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The Sandcastle

3.79  ·  Rating details ·  1,158 ratings  ·  100 reviews
The quiet life of schoolmaster Bill Mor and his wife Nan is disturbed when a young woman, Rain Carter, arrives at the school to paint the portrait of the headmaster. Mor, hoping to enter politics, becomes aware of new desires and a different dream of life. A complex battle develops, involving love, guilt, magic, art and political ambition. Mor's teenage children and their ...more
Paperback, 318 pages
Published February 4th 2003 by Vintage Classics (first published 1957)
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3.79  · 
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 ·  1,158 ratings  ·  100 reviews

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Dec 28, 2014 rated it really liked it
Shelves: iris-murdoch
4.5 stars
This is Iris Murdoch’s third novel. It revolves around Bill Mor, a middle-aged teacher in a minor public school. He has a wife (Nan) and two children (Donald and Felicity). He also has some political ambitions; to stand as a Labour Candidate in a local parliamentary seat. He hasn’t yet had the courage to tell his wife as she will be opposed to this and generally gets her own way. Into this situation comes Rain Carter; a talented painter almost half Bill’s age. She is there to paint a po
Jun 24, 2018 rated it really liked it
‘The Sandcastle’ (1957) was Iris Murdoch’s third published novel and is far less well known than the much later, much revered and Booker prize winning ‘The Sea, The Sea’.

‘Sandcastle’ tells the story of schoolteacher Mor, his wife Nan and Rain – the young woman who is tasked with painting a portrait of the school’s Headmaster and the subsequent disturbance and disquiet caused by her arrival. It is the story of a closed world and the impact of the outsider – Rain Carter and all she brings with her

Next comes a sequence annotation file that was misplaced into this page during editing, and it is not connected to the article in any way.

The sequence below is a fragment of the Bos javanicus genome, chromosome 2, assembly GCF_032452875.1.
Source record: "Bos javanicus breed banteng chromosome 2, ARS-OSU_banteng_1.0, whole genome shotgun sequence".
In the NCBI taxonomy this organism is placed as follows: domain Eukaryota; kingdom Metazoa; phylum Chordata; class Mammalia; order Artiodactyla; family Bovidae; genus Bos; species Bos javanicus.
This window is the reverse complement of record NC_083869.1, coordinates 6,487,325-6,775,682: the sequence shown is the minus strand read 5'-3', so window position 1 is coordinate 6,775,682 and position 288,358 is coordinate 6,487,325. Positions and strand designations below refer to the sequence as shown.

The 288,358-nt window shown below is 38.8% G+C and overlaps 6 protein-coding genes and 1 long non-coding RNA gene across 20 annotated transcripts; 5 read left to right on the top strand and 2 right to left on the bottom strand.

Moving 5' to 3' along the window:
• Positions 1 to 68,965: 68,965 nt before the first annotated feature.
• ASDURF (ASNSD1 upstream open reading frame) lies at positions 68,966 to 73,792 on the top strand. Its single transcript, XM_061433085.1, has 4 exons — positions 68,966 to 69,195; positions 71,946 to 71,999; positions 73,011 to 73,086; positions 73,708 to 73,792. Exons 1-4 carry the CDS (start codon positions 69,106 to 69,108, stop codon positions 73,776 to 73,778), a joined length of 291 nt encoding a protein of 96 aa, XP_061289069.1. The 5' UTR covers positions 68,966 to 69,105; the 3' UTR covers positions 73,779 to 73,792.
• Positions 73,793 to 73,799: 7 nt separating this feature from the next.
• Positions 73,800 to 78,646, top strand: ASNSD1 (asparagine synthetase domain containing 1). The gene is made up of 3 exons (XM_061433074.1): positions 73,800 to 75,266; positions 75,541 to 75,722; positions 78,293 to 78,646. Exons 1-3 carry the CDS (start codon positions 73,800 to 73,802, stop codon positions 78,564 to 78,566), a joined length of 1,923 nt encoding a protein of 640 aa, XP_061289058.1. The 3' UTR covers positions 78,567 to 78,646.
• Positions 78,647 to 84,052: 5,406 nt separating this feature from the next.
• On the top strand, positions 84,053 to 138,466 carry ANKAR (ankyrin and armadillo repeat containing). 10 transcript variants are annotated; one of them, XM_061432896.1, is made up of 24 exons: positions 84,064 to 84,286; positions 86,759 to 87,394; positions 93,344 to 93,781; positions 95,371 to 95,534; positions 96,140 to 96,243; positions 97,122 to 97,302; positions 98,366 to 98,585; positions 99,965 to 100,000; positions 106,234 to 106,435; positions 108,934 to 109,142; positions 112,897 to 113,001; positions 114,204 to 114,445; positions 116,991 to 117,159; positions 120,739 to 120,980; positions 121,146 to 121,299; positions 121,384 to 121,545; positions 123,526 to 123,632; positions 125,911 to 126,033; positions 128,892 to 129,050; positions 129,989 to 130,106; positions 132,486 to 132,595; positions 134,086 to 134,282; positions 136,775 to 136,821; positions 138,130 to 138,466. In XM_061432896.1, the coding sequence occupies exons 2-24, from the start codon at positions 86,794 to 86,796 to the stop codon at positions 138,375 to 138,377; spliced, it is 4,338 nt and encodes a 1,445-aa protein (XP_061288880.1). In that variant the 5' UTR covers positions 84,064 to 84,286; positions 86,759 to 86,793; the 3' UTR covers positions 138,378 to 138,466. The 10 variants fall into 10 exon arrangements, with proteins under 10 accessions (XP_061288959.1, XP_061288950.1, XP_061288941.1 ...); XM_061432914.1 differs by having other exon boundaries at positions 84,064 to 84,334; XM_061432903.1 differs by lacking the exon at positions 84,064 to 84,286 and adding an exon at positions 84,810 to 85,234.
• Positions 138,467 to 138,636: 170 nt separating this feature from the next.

Ivana Books Are Magic
Jan 18, 2017 rated it it was amazing
Iris Murdoch is an exceptional novelist. I’m using a present tense despite the fact that she isn’t among the living, because I believe that in a way writers always live on- at least in their works. So, to me she still is a remarkable writer, even if she is not physically writing any more. Having finished this novel earlier this evening, I kept thinking about the reasons that make her so adapt and well suited for writing novels. One of these is surely her intellect.

That her intellect was quite r
Jayaprakash Satyamurthy
My mother read a couple of Murdoch books but never continued with this author because, as she put it, she found her work a bit too 'somber'. She also said that I would probably like them because I'm somber too.

I suspect what she was referring too was Murdoch's implacable insight - a quality which, as an online acquaintance puts it, is downright preternatural at times. Murdoch is uncompromising in her meticulous, scrupulous characterisations, presenting people as realistic and complex. It would
Description: The quiet life of schoolmaster Bill Mor and his wife Nan is disturbed when a young woman, Rain Carter, arrives at the school to paint the portrait of the headmaster.

The setting is St. Bride's, described as a sound and reputable public school of the second class. The senior master, Bill Mor, is writing a work on the nature of political concepts. He is one of those dangerously good men dedicated to the truth. His wife, Nan, has a more sceptical nature, but she too is dedicated to an a
June Louise
This is the first Iris Murdoch book I have read and I know it will not be the last. One word sums up The Sandcastle to me, and that word is WOW!! Loved it, loved it, loved it!